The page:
The hostel was in Cardross in Dumbartonshire, western Scotland, 30 miles from Glasgow. The hostel opened in autumn 1945 and was home to 27 boys of Polish, Hungarian and Romanian origin. Nothing is known about the Boys amongst the locals in Cardross today.


Cardross hostel was in Darleith House, a large country mansion with a tennis court. Harry Olmer says in Martin Gilbert's The Boys: ‘it was a most delightful place...The house was a beautiful manor in its own grounds, with...a view of the Clyde Estuary...Life was very pleasant in the hostel. The bedrooms were large...four boys to a room”.

After being used as a seminary until the mid-1960s the house was then empty and classified as a building "at risk'. It was severely damaged in a fire and has been partly restored, but some parts of the house remain derelict.


The children were sent here for recuperation and rest from the Windermere reception centre. It was not intended to keep them in Darleith House for longer than a year.

The Committee for the Care of the Concentration Camp Children regarded the Cardross hostel as exemplary but expensive.

In The Boys, Mayer Kochen describes Cardross as ‘an ideal place to continue our recuperation’, while Krulik Wilder remembers the hostel as ‘lively and exciting’, full of boys from various nationalities including Poland, Hungary and Romania.

The emphasis was on learning English and establishing the Boys’ state of health. Teachers were recruited from the nearby town of Dumbarton to teach the boys a range of subjects. Kochen remarks that “we were very hungry to learn, and [the teachers] responded accordingly. They gave up a lot of their time to teach us...we were invited to their homes for Sunday tea.” The Glasgow Jewish Community also provided teachers in Hebrew and Jewish studies.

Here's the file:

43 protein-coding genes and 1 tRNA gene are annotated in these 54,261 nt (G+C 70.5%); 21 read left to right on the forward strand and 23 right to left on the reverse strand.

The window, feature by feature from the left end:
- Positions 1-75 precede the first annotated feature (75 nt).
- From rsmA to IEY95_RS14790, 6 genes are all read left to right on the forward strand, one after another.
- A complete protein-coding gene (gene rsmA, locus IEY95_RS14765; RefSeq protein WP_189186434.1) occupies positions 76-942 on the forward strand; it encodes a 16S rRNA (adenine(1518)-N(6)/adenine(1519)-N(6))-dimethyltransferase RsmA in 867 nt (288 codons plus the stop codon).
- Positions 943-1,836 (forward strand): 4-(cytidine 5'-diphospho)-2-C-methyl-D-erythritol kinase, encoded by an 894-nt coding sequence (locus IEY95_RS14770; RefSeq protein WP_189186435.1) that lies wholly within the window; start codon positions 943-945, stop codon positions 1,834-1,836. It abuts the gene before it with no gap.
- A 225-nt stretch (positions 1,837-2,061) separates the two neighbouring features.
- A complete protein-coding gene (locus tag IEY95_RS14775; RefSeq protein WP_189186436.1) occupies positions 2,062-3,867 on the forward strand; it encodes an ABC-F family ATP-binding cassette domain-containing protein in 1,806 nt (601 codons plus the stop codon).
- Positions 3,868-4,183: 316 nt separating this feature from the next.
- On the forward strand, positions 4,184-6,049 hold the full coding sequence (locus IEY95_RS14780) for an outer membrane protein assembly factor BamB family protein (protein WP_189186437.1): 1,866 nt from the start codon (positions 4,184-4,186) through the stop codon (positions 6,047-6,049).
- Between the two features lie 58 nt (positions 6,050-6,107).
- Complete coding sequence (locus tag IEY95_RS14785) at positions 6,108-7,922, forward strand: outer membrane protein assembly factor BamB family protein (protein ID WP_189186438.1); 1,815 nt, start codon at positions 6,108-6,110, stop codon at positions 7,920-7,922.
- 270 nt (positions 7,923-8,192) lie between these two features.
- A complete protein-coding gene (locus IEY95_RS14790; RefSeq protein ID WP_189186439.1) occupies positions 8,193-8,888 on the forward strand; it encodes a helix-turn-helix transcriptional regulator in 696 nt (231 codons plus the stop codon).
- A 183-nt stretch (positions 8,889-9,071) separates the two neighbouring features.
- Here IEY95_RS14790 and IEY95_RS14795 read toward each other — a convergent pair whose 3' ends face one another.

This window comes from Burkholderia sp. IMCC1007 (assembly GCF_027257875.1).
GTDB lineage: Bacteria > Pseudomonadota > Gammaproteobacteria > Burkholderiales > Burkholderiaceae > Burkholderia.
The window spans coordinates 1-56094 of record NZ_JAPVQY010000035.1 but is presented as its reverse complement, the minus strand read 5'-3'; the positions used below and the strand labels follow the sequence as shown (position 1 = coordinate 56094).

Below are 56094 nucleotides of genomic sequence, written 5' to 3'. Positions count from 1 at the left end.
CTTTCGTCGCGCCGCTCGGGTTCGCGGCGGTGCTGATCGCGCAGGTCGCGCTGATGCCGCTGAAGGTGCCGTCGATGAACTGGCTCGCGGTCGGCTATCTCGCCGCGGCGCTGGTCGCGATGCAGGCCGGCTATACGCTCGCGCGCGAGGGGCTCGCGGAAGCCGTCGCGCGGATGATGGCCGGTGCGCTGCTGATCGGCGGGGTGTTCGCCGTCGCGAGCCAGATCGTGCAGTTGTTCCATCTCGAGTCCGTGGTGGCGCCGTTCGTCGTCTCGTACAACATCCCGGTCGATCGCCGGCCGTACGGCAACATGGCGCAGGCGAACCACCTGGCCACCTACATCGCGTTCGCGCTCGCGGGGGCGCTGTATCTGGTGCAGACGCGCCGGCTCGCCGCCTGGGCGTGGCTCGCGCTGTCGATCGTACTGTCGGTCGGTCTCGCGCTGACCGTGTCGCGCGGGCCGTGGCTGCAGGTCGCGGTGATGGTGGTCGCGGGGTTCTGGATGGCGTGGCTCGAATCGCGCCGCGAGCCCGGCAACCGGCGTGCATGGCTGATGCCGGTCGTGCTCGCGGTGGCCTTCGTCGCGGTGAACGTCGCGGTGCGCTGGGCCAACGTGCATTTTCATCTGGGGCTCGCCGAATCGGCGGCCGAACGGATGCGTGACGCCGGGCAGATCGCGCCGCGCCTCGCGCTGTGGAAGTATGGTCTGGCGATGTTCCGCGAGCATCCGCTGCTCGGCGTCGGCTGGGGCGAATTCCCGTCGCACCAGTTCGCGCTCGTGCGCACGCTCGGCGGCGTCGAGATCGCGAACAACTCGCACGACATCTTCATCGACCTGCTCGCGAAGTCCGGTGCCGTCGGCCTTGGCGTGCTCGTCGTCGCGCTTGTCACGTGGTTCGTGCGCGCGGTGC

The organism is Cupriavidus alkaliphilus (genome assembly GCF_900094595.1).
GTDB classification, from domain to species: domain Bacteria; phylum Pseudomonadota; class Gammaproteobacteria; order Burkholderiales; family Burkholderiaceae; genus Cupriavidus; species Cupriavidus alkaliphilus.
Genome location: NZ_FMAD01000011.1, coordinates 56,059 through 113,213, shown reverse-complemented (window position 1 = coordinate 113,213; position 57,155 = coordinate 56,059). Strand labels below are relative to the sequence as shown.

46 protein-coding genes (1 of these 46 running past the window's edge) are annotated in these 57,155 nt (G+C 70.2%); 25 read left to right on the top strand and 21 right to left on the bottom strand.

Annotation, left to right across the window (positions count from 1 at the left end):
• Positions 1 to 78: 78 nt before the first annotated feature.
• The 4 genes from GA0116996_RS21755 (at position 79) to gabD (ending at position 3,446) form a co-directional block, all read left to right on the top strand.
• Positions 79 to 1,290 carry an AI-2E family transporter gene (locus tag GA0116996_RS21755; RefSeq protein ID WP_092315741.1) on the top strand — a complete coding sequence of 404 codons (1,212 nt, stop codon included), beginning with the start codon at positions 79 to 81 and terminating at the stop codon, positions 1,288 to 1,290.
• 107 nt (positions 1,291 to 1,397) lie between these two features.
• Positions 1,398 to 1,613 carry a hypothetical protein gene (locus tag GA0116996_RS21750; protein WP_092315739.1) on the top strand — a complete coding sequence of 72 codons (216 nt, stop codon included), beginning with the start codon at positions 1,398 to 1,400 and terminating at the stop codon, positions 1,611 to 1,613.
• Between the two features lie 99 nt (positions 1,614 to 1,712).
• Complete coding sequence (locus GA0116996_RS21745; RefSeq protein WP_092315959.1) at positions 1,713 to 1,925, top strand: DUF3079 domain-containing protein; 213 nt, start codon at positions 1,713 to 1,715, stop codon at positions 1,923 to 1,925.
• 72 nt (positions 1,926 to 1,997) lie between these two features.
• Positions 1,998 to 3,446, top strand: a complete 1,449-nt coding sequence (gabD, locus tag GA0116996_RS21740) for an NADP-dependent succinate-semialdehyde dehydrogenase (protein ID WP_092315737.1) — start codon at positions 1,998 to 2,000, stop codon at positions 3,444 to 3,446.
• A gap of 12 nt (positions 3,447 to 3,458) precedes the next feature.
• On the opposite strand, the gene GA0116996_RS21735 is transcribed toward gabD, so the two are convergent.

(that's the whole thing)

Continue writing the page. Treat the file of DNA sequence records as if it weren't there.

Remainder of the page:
Harry Olmer recalls that the boys performed plays and were very happy there. Julie Mahrer, the cook, remarked: “It was a pleasure to feed them because they used to eat!”

The Boys stayed in Cardross for about a year. When the hostel closed, 25 boys were moved to Glasgow and those who wished to go to the United States were sent to the hostel in Burnley, Montford Hall.

The Boys

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The Staff

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The Cardross hostel was run by two Jewish women from Glasgow, Dora Woolfson and Elsie Heilbronn, who had previously set up the Garnethill Refugee Hostel in Glasgow.

Dela Bamberger was sent by Bachad to work there, as it was noted that a more religious madrich was needed.

Maureen Livingston taught English and went to Darleith once a week. She had been in the reception camp in Windermere, where she looked after the smallest children, before taking them to Bulldog’s Bank, where she spent a few months before returning home to Glasgow. Mr Smith also taught English.

Julie Mahrer, the cook, Austrian, came to England before the war.

A Miss Curtis and a Miss Belf were both laid off to cut costs in March 1946.